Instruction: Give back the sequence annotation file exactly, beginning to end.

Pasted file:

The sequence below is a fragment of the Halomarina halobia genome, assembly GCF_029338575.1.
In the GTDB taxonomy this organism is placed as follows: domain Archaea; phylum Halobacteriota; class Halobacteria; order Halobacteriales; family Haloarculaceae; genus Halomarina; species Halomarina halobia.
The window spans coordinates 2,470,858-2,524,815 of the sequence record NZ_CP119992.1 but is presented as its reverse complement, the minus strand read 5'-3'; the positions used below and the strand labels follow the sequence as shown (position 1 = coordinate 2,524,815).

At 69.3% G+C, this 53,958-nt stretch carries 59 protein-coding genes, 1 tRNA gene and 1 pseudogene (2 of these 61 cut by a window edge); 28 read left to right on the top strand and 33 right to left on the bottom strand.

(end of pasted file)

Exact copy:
The sequence below is a fragment of the Halomarina halobia genome, assembly GCF_029338575.1.
In the GTDB taxonomy this organism is placed as follows: domain Archaea; phylum Halobacteriota; class Halobacteria; order Halobacteriales; family Haloarculaceae; genus Halomarina; species Halomarina halobia.
The window spans coordinates 2,470,858-2,524,815 of the sequence record NZ_CP119992.1 but is presented as its reverse complement, the minus strand read 5'-3'; the positions used below and the strand labels follow the sequence as shown (position 1 = coordinate 2,524,815).

At 69.3% G+C, this 53,958-nt stretch carries 59 protein-coding genes, 1 tRNA gene and 1 pseudogene (2 of these 61 cut by a window edge); 28 read left to right on the top strand and 33 right to left on the bottom strand.